Reflecting on the Past, Present, and Future of Portland's Pearl District
On a warm evening shortly after I arrived in Portland, an artist friend toured me around “places I should know about.” The year: 1990. The neighborhood: close-in Northwest. We savored the glittering, inner-city industrial spectacle of aluminum dunked at a galvanizing plant. We knocked back bourbons with the Radio Cab drivers at Yur’s. And then we wandered to the highlight: the decades-old, Greek-myth-inspired graffiti adorning the concrete columns holding up an elevated roadway then called the Lovejoy Ramp.
In hues of cerise, orange, and peacock blue, chalk lines and swabs of paint climbed the pillars like vines, conjuring mythical owls and beasts, fanciful flora, and a portrait of Diogenes, lantern hoisted high. Drawn circa 1950 by a classically trained Greek immigrant and night watchman, Tom Stefopoulos, the artworks had memorable cameos in Gus Van Sant’s Drugstore Cowboy in 1989 and would later appear with Elliott Smith in a short film called “Lucky 3.” Like some sort of hobo version of the Chauvet Cave, they seemed sacred. An introduction from a knowing local felt like a rite of Portland passage.
A few blocks away, a place we now call the Pearl District was germinating. Eventually, this new neighborhood was destined to displace the columns—along with most of that lost-city grit my friend and I toured—with a globally celebrated example of innovative urban redevelopment. Over the ensuing decades, as a journalist and critic covering architecture and development, I’d write about the neighborhood’s rapid transformation—and about the columns’ plight.
Today, as buildings rise on the last of the Pearl District’s empty land, and plans commence for 12 more blocks next door as the huge central US Postal Service facility prepares to move, it’s a good time for reflection—on the fate of Stefopoulos’s paintings and the quality of the gradually maturing neighborhood.
According to lore, the Pearl began as an artists’ district. That’s only sorta true. Sure, in the late ’70s, artist Tad Savinar, filmmaker Van Sant, and a handful of others had storefronts or lofts in the district. By the mid-1980s, galleries like Quartersaw, Blackfish, and NW Artists Workshop roosted there. On a rainy September night in 1986, the First Thursday gallery walk began, and a loquacious, rather kitschy gallerist invented a perky new neighborhood brand, the “Pearl District.”
But the real genesis story is a bit less romantic. Developers like John Gray and Al Solheim and former junk peddler Ken Unkeles bought up old industrial buildings in the wedge of land north of Burnside and east of I-405 and converted them to self-storage and Class C office space. A pivotal 1983 American Institute of Architects study of the district, “The Last Place in Downtown,” laid the groundwork for designating NW 13th Avenue as a National Historic District. The corresponding tax breaks proved a powerful fertilizer. In 1986, a group of investors bought 40 acres of largely empty railroad land stretching north of NW Hoyt Street for $6 million—about 30 cents per square foot. Two years later, Solheim and Gray pioneered the district’s first official residential conversion, the Irving Street Lofts, and a short walk north, Bridgeport Brewing Co opened its first brewpub.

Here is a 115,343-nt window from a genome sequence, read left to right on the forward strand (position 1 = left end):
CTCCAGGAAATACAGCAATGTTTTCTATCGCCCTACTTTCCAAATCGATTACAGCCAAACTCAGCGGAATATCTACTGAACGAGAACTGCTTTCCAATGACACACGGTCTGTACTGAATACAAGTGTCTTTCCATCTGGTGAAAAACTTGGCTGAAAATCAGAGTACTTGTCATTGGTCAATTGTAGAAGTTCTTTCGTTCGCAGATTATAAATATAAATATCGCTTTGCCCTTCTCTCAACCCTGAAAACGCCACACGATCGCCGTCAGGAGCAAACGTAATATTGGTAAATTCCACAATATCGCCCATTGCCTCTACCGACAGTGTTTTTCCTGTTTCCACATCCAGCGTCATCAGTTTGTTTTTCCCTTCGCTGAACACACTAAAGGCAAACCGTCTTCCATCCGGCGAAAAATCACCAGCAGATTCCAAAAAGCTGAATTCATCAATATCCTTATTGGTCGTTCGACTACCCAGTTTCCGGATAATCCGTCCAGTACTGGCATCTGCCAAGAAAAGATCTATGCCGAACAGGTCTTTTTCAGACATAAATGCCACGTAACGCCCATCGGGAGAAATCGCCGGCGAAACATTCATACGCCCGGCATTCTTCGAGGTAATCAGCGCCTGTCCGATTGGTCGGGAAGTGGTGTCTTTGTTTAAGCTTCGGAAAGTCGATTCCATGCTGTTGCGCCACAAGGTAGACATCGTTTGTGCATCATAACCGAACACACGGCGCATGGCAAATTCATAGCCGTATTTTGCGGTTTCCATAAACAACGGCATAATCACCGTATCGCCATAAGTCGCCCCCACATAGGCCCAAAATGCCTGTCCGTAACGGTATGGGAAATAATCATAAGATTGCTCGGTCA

Visions abounded. Some foresaw a new home for the Trail Blazers; others, a golf driving range. Influential urban designer Greg Baldwin pitched a huge, amphitheatrical bay carved out of the Willamette’s banks. What actually came to pass, however, was more a nuts-and-bolts collaboration between innovative, but hardened, realists.
By 1994, a new group of partners bought that 40 acres: Hoyt Street Properties, led by consummate dealmaker Homer Williams, who’d developed Forest Heights, and the deep-pocketed Joe Weston, one of the region’s largest apartment and office park developers. Meanwhile, ambitious urbanist Vera Katz sat in the mayor’s chair. The city’s powerful Portland Development Commission, still narrowly focused on urban renewal, employed a sharp negotiator named Bruce Allen. Slowly, this small group crafted a three-part pact to steer the creation of a new urban neighborhood that would become the densest in the region and the envy of developers, mayors, and urban planning wonks worldwide.
The first move: the city would tear down the Lovejoy Ramp, regarded as a barrier dividing the future neighborhood. For that, the developers agreed to build a minimum of 87 housing units per acre through the district. If the city built a streetcar, the developers would raise the ante to 133 units per acre. Three new city parks would net at least 150 units per acre. Thirty percent of the housing, the developers and city pledged, would be affordable.
And so the wrecking ball took aim at Stefopoulos’s columns.
In 2000, as the deal took shape on the ground, I pedaled my bike between the freshly laid streetcar tracks, past a fence protecting the newly cleaned-up railroad lands, and came face to face with the backlit visage of Joe Weston. Decked out in a three-piece ice cream suit, with a cane and a wide-brimmed straw hat, he surveyed his domain as proudly as a dandy frontier banker. Ambling by me, he chirped, “Good day!”
Those were the Pearl District’s Wild West days: big characters, big moves, and even bigger dreams. A group of artists and architects persuaded the city to save Stefopoulos’s paintings. In a procession led by an accordion-playing Alicia Rose and a pajama-clad James Harrison, a truck hauled 10 amputated pillars to a patch of nearby empty land to “sleep” beneath tarps, in hopes the “gods of commerce, cash flow, and capital” would one day awaken them.
Landscape architect Peter Walker—now best known as the codesigner of the National 9/11 Memorial’s plunging black fountains—laid out a plan for the three promised parks, connected by a wide, wood-planked boardwalk that he envisioned rising in a bridge over the railroad tracks to the upper stories of Centennial Mills, a rotting industrial hulk that preservationists hoped to be a historic icon at the Pearl’s northern edge. Walker also designed the neighborhood’s first park—Jamison Square—with a cascading fountain that, from its opening day in 2002, drew frolicking kids from throughout the city. Across the street, next to the streetcar, one of the earliest new buildings took shape: the Pearl Court, with 199 units of affordable housing.